It is often necessary to work with an agent when the dlrec- - - of his primary allegiance Is not clear and histo fathom. One such agent came to our.
by virtue of his contactnown Soviet intelligence offl-
cer. Our preliminary investigation ol him had not even
begun when it was reported from another area that the
had come in and told the story ot his work for the Soviet case officer. He came quiteact verified by closeand substantiated by his willingness to help entrap the Soviet case officer and get him declared persona non grata. He admitted freely, however, that his walking in to confess waseans of buying insurance with the authorities of his own and. government It was also, although he did not sayeans for protecting his jobteamship line which regularly called. ports.
Probably the best present test for double agentrylose analysis of the importance of the agent's take and theof the target to which he has access. There are few intelligence services today that willinglyouble agent access to highly sensitive material.lose scrutiny of the use of this agent by the Russians led us to believe that they may have planned that he eventually become andouble agent The peculiarity of the requirements givenprocurement of unclassified material with limited commercial distribution, for example, material thecould get through any number ofus to the conclusion that they were being used for test assignments.
Further, the usually penurious Soviets seemed eager to pay exorbitant prices for this material, evidence that they believed the agent's motivation to be monetary and were building up inependence on his new Income. The superficialconclusion that the agent was motivated by greed was derived from his having bargained hard when first contacted, rationalizing his act in working for an unfriendly service with the justification that If be made them pay enough his crime would become honorable or at least forgivable.
While it was evident that this agent needed money and that this need motivated him. motivation is rarely simple,only one element It Is as complicated as human nature, and changes with changing circumstances. This man had got
along without moneyong time, and fundamentally
was not the type to whom money meant much. When be had
It he spent it; when broke he cut down to cigarettes andis fixed weekly pay from the steamship line covered the sup-
port of his estranged wife and chUdren. Be must, we thought.
be driven by some fnore compellingv.
We kept the agent under close observation, usingand technical means. It gradually becamebe considered his life to dale pretty much atwo marriages badailure. Although besuccessful with women, now in middle age theof the chase was gone.ess than morose orstock-taking of bis own worthwhileness, he hadthat his ledger was heavily weighted on the
We could only theorize, on the basis of our study, that he wanted somehow to do something worth while for himself and country. By chance he had become involvedather shady business which he finally recognized as an opportunity lo do something against the Russians and for the West This was the only solid reason we could find for his decision to carry on In the work. And If eyebrows should be raised at thisIt can be added that he also needed money, the most common motivation of tbe cold-war agent, and that he was intrigued at the Idea ofspy."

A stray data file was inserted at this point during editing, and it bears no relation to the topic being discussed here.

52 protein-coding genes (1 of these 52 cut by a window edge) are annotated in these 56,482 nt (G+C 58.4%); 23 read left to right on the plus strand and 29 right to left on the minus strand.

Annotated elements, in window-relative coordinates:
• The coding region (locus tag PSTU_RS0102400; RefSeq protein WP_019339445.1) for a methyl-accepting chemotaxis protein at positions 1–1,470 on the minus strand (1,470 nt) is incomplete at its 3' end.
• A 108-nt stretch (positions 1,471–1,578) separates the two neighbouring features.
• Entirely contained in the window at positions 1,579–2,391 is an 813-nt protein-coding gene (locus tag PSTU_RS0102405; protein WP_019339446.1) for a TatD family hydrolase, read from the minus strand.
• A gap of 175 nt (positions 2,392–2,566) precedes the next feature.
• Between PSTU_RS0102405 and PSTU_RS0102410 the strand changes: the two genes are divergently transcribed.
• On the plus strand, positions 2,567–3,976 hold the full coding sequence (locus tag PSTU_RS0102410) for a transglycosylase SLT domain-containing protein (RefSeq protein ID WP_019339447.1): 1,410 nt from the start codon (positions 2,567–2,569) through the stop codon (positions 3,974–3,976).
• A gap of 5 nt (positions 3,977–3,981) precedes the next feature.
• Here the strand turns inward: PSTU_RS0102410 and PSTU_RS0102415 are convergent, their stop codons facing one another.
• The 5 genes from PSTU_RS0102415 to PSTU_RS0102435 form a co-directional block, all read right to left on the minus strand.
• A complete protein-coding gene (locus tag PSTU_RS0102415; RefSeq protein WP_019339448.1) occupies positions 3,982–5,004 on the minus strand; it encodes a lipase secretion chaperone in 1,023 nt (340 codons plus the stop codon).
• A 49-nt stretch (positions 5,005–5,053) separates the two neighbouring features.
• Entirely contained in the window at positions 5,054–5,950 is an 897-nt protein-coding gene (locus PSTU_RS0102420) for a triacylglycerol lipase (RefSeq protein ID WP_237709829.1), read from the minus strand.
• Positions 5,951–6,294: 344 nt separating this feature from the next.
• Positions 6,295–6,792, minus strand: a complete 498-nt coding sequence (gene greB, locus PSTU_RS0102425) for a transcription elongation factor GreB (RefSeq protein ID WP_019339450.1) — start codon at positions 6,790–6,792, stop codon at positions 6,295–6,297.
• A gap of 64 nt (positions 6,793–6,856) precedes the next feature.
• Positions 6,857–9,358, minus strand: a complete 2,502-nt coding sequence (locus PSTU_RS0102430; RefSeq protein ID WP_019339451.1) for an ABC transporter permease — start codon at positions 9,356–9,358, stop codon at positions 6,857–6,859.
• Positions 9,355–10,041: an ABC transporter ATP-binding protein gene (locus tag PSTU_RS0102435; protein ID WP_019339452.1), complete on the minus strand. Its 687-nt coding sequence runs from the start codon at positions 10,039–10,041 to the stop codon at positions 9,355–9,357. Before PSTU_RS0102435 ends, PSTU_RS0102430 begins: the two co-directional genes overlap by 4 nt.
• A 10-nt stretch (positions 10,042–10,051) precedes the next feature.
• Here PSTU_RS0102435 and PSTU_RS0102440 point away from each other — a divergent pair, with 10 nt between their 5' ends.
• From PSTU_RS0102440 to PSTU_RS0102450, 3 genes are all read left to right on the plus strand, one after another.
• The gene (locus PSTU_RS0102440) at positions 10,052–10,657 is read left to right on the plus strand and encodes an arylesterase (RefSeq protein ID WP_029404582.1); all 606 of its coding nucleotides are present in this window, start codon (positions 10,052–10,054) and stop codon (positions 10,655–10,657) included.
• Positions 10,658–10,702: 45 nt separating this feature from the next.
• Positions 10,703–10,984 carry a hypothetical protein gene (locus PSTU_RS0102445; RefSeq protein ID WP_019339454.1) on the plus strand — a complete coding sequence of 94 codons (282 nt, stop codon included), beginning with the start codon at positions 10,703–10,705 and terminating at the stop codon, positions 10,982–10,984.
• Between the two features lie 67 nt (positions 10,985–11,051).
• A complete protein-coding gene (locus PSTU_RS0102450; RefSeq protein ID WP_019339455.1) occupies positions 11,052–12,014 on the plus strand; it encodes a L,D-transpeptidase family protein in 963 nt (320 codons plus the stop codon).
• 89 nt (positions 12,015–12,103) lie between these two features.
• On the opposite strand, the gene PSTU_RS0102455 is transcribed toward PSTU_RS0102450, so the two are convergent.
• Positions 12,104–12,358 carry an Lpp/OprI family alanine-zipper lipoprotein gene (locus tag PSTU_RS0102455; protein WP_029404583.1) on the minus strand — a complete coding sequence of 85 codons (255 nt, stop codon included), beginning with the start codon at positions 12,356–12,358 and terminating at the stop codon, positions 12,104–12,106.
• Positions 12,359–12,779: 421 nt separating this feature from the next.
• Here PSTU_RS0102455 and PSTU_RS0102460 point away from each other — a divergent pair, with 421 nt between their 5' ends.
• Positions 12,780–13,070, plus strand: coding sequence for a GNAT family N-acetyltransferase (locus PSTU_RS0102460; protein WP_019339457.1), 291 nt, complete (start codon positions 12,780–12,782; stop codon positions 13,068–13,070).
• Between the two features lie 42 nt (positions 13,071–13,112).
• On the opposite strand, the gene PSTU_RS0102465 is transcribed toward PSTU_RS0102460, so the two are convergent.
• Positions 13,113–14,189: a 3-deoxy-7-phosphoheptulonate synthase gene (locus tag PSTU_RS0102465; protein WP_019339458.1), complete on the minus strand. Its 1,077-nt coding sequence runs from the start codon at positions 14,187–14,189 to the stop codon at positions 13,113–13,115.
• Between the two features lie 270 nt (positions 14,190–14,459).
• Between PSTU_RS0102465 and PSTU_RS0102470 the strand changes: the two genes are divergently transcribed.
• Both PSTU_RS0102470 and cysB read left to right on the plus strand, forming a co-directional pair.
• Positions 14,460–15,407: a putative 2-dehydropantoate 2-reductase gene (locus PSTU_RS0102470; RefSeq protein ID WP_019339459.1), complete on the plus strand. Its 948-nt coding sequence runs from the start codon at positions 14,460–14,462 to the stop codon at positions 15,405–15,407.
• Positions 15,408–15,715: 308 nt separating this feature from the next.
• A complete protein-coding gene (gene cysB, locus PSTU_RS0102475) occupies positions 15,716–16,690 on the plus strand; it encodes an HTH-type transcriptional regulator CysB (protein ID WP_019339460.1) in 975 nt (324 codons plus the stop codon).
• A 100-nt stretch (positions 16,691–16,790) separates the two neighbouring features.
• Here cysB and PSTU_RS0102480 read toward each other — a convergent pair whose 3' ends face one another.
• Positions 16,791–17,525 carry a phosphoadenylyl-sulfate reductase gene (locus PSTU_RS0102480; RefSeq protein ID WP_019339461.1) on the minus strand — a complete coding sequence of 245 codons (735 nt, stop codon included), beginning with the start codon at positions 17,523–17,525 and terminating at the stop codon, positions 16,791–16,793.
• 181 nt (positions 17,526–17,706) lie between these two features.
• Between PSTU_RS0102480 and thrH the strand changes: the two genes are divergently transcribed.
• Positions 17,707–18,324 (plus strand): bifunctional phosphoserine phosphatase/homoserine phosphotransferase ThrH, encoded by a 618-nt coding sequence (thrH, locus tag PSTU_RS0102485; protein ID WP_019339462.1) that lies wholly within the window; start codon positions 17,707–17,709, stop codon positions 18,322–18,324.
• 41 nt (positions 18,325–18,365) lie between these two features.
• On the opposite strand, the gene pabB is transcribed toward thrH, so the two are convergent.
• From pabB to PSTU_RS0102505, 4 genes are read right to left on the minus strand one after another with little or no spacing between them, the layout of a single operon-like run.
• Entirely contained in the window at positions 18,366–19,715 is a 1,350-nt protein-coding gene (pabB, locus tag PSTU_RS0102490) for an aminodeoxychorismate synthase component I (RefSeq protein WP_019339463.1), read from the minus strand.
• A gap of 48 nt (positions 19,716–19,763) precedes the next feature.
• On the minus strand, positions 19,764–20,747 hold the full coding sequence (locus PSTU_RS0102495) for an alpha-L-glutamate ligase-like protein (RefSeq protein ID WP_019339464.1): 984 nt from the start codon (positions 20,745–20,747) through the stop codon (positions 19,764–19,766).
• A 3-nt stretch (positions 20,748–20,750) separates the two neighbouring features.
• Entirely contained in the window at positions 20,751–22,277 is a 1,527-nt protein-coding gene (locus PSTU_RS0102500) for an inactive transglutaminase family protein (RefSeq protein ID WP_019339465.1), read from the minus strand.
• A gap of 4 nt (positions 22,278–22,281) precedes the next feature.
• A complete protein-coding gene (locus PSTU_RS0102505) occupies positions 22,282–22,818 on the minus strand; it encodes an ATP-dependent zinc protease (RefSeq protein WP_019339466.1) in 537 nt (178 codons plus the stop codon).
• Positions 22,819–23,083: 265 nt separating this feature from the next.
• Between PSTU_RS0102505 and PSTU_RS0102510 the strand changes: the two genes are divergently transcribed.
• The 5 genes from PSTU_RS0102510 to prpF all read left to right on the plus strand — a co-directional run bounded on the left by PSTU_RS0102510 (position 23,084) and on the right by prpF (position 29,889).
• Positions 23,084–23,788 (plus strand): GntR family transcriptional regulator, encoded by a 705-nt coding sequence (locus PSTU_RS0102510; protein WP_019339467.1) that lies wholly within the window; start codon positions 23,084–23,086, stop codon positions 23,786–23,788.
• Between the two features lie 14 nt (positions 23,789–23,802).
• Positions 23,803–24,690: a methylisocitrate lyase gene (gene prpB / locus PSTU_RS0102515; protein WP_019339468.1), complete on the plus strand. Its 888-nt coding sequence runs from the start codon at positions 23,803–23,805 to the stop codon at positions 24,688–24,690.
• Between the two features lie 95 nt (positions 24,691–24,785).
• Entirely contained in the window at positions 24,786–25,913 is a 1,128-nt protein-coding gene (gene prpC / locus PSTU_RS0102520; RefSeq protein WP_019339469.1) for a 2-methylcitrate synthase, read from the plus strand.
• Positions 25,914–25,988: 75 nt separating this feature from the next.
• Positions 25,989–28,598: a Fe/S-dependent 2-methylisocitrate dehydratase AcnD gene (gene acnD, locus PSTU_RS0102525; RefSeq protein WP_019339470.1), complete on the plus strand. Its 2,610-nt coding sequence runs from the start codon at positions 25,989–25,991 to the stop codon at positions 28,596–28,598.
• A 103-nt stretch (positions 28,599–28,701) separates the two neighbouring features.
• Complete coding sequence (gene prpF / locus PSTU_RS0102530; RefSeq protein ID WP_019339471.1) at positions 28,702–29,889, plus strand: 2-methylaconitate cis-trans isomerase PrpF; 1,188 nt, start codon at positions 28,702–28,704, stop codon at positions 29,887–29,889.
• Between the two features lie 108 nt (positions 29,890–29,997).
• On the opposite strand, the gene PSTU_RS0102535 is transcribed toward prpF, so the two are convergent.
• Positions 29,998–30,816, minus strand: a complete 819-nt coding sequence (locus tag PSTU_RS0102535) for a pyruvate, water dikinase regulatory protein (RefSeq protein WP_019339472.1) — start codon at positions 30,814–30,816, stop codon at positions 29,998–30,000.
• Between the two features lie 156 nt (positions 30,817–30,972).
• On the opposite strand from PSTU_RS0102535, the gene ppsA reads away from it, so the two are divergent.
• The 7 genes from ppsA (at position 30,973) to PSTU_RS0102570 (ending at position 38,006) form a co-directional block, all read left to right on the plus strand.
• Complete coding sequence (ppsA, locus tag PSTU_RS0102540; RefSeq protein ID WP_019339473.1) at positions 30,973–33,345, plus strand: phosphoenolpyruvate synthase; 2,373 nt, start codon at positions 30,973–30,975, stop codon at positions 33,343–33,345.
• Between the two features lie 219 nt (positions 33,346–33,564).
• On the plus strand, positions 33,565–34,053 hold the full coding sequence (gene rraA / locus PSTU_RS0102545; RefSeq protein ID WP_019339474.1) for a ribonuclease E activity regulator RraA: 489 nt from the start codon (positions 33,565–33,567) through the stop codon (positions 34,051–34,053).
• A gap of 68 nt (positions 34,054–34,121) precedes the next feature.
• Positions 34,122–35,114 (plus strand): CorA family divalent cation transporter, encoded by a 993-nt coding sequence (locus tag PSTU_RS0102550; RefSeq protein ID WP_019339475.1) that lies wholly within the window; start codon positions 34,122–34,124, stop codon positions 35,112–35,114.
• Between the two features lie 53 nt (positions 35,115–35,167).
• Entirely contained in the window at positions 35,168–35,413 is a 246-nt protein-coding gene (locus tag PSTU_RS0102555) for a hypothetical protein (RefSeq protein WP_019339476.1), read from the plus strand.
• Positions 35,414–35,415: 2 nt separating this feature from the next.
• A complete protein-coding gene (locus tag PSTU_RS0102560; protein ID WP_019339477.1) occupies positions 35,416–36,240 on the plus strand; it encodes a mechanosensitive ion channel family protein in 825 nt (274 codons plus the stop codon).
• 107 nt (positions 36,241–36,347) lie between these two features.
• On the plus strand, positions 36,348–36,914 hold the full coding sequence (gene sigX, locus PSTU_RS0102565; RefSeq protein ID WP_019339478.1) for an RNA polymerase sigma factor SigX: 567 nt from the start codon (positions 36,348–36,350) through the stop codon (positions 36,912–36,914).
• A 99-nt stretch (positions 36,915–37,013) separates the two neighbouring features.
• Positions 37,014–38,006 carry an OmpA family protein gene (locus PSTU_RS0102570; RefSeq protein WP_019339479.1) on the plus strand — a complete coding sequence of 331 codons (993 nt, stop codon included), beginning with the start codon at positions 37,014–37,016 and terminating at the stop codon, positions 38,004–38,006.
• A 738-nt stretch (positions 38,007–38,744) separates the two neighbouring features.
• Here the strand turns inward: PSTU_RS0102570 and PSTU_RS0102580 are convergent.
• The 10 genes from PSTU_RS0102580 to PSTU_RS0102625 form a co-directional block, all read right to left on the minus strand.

Was this enough to explain what made him tick? It would have lo be, for the present, until the rope from which all agents dangle became so short as to reveal his soul. Sooner or later we would know, but probably notood long time, perhaps not until after his termination.
The Hungerer after Recognition
An intelligent European exiled from his native landthrough his ability and hardind ofIn his adopted country. He was an intense, strangewhose driving force permitted him no rest and whosecharacter defied analysis. He was recruited by awho spoke his native tongue and was ableersonal rapport that made for successful Among other things, this officer didn't
that the agent dictated bis reports, using him asf,
On the departure of this case officer the agentounger, less experienced one, who had been born ilver spoon in bis mouth. At bottom democraticawawa.
basically unaffected, he nevertheless usuaUyleft anot aloofness and perhaps miidescension'on'many less well bom. This new case officer found It unpalatable to actecretary. In meeting after meeting he cajoled the agent to write out his reports. Be tried every trick and gimmick to this end. While the agent became more and more taciturn and stubborn, the officer grew Increasingly determined that he would get him to write rather thanear of effort along these lines ended Innce productive operation barren.
iew to salvaging thisompleteof the agent was nowareful scrutiny led to the conclusion that the agent's work for us was based largelyesire to be accepted as an equal by the service. He also wanted to be accepted In the American community and in diplomatic circles. He needed this recognition both for its own sake andeans of expanding bis businesshis analysis was correct, he should respond to carefully arranged invitations to cocktail parties of the localand diplomaticew case officer who couldsuch invitations was assigned, and be effected aabout-face on the part of the agent The question of dictating reports was never brought up. and after each party the reports began to flow as never before.
This is the case of Mr. X, exiled one-time general secretaryuropean Communist Party, who in his late fifties showed the physical tollife divided between open andstruggle butental giant beside thethen leading the Party he hadhort, bent, burly, grey-haired myopic, shambling along on his cane, whose very quietnesseil to cover the dangerous quality lurkinglowed and greying but still fierce bear.